Thought Cloud

Starting a conversation about mental health for medical professionals

Starting a conversation about mental health for medical professionals

When people are struggling with mental health issues, asking for the help they need can seem overwhelming. They may associate their symptoms with a weakness or character flaw, and feel ashamed they are not coping. As a result, they may be hesitant to open up and uncomfortable discussing the difficulties they are experiencing. Mental illness and psychological distress can be difficult things to talk about.

Medical advisors are sometimes more accustomed to discussing a patient’s physical health than mental health. GPs can also feel constrained by the time available to fully discuss a mental health issue, especially when it is often raised as the last matter during a consultation. People can be very sensitive to real or imagined judgment at this time. The response of their GP can impact on their readiness to open up about their mental health issues and access treatment.

Simple conversation starters and comments can be effective tools for encouraging discussion to extract information while handling a patient’s issues with empathy. They can help to assess a patient’s needs and refer them to the appropriate service in a sensitive yet efficient manner.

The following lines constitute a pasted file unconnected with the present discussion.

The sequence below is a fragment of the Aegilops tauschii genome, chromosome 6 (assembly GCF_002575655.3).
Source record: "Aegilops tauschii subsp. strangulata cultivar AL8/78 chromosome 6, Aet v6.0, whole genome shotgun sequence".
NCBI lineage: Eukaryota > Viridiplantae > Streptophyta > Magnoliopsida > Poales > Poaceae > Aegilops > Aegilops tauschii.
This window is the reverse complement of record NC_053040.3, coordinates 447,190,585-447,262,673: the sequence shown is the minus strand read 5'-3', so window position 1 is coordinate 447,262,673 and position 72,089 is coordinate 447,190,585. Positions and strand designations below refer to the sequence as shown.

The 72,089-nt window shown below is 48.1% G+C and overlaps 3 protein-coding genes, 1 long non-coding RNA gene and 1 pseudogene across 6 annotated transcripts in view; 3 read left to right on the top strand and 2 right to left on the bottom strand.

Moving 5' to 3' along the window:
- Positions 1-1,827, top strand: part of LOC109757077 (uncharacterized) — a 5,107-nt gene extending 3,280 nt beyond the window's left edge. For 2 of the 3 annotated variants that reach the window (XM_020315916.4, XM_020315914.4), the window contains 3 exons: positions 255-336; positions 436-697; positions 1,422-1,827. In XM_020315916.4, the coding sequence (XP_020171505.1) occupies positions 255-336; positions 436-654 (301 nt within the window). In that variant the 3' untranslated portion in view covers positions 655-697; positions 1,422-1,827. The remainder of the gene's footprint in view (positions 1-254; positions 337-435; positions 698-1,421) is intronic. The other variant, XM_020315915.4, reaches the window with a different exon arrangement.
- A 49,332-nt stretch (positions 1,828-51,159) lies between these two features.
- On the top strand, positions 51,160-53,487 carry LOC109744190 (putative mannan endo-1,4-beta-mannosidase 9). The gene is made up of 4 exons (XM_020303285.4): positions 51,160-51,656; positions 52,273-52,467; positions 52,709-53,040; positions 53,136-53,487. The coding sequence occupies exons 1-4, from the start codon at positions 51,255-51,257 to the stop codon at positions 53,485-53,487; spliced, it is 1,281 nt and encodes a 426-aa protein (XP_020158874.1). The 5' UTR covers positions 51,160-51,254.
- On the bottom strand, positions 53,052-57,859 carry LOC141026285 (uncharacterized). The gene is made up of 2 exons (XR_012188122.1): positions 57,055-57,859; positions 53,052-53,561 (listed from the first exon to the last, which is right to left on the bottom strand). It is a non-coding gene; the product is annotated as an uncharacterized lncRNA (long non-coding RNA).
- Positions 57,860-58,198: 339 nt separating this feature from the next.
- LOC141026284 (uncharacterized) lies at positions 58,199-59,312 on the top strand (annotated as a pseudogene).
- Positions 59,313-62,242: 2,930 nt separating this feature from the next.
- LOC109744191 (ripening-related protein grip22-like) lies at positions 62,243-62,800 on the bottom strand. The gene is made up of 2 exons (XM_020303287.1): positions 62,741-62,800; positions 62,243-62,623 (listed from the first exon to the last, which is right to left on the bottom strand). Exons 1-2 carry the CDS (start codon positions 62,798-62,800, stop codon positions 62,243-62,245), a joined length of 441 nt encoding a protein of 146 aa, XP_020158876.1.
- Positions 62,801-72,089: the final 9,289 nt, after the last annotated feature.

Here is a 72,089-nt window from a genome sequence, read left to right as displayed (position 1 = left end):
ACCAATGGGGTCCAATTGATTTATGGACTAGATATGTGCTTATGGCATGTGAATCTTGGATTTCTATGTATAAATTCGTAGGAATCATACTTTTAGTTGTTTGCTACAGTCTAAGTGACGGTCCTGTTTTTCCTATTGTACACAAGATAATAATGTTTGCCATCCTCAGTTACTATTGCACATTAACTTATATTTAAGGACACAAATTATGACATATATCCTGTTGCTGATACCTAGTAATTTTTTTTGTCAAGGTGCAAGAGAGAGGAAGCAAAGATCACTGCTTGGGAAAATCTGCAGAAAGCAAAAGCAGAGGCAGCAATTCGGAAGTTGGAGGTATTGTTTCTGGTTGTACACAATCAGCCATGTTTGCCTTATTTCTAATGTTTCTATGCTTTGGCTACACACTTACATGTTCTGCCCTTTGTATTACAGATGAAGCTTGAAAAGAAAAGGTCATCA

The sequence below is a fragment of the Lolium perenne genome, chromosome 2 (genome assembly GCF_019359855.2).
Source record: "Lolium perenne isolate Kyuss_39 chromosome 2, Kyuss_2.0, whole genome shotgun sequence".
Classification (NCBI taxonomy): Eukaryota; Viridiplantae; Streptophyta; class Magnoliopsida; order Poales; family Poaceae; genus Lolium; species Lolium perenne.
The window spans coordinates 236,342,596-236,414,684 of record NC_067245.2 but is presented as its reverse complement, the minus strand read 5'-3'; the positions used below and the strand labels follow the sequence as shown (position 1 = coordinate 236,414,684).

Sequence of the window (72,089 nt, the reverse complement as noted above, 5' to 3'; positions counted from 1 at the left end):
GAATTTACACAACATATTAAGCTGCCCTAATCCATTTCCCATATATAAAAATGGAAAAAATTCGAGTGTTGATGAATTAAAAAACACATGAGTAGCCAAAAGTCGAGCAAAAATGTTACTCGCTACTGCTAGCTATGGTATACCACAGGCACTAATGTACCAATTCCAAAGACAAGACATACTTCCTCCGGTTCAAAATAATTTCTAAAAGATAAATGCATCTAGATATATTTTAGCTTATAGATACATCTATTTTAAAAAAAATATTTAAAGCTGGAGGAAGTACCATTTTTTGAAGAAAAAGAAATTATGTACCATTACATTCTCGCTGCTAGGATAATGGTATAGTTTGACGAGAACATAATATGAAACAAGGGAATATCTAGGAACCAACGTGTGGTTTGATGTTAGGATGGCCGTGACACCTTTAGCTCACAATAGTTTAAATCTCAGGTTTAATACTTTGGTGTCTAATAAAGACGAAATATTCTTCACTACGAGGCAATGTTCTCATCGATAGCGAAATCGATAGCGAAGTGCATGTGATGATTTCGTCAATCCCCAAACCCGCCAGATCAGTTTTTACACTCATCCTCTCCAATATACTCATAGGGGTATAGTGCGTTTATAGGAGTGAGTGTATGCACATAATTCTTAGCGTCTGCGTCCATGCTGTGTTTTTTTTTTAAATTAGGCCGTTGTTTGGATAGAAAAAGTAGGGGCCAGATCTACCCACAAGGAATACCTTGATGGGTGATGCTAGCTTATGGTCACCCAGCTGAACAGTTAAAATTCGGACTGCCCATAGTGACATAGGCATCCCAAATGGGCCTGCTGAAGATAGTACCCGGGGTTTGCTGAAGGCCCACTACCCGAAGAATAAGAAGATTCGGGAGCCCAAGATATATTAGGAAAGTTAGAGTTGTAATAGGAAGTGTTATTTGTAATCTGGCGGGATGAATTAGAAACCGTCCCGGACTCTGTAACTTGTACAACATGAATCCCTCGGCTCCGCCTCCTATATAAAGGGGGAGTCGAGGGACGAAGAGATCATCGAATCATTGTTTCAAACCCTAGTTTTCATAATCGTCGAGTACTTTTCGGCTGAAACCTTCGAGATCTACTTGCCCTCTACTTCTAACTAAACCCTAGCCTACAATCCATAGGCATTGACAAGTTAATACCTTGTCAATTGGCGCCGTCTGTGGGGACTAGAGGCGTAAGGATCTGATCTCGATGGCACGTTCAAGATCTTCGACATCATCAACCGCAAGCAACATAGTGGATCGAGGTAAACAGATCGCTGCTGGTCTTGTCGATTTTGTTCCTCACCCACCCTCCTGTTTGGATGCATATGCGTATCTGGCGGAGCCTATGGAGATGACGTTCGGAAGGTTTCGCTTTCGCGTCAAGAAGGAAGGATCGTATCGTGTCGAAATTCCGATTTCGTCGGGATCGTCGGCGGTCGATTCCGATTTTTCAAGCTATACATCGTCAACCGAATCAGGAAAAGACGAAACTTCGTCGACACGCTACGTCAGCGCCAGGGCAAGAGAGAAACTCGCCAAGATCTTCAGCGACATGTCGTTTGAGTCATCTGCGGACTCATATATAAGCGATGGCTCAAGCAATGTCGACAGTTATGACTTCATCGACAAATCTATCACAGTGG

Some examples are:-

1.         Ask how they are managing . . .

“How are you managing at the moment?”

“It sounds like there’s a lot on your plate right now, how is that for you?”

“How are these challenges affecting you?”

2.         Empathise . . .

“I can understand why you’d feel that way.”

“It’s common to struggle when life isn’t going to plan.”

“It’s a lot when you have continuous back pain.”

“Losing someone you love is a very painful thing.”

3.         Ask if they want help . . .

“Do you think you could use some extra support?”

“Have you thought about seeing a psychologist?”

“Sometimes it’s helpful to talk with a professional when things are tough, do you think that would help?”

“You don’t need to deal with this on your own, there are effective treatments available if you would like some support.”

4.     Connect them to treatment . . .

“It may be helpful for you to see a psychologist who can help you work through things more fully than we can today.”

“Let’s refer you to a psychologist so we can give this issue the attention it deserves.”

“It is great that you have been able to seek some support. Let’s put you in contact with a psychologist who can help.”

GPs are the first point of call for many people living with a mental health issue. By opening up the conversation about mental health, patients are more likely to receive the help they need and are more likely to recover.

Wendy Roncolato and Prue Foster

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